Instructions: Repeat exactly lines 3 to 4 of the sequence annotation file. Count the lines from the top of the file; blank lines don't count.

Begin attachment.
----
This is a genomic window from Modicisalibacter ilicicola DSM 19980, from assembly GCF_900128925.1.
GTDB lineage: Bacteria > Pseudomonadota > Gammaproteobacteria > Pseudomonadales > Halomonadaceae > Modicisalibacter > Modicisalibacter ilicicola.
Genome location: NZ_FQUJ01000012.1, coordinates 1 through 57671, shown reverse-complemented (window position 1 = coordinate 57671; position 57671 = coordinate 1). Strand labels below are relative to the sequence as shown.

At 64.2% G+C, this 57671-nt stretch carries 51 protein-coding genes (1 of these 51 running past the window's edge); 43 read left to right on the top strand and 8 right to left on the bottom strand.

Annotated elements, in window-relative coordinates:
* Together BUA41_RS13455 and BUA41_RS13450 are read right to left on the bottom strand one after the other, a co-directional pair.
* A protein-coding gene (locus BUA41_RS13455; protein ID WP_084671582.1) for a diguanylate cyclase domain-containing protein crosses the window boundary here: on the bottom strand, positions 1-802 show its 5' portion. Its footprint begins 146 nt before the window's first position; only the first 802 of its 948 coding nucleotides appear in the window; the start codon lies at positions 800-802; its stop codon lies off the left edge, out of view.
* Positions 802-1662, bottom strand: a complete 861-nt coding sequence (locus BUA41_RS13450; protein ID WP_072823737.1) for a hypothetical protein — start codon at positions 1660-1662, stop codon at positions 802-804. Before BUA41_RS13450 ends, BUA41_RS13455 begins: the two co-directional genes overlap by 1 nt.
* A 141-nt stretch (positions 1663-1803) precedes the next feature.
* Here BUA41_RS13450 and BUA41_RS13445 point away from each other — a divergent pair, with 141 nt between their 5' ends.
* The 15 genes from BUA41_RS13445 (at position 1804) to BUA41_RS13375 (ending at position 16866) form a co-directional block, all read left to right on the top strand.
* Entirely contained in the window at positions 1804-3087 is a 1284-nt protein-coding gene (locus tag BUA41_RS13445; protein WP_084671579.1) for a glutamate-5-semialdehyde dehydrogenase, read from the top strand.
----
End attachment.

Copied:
Genome location: NZ_FQUJ01000012.1, coordinates 1 through 57671, shown reverse-complemented (window position 1 = coordinate 57671; position 57671 = coordinate 1). Strand labels below are relative to the sequence as shown.

At 64.2% G+C, this 57671-nt stretch carries 51 protein-coding genes (1 of these 51 running past the window's edge); 43 read left to right on the top strand and 8 right to left on the bottom strand.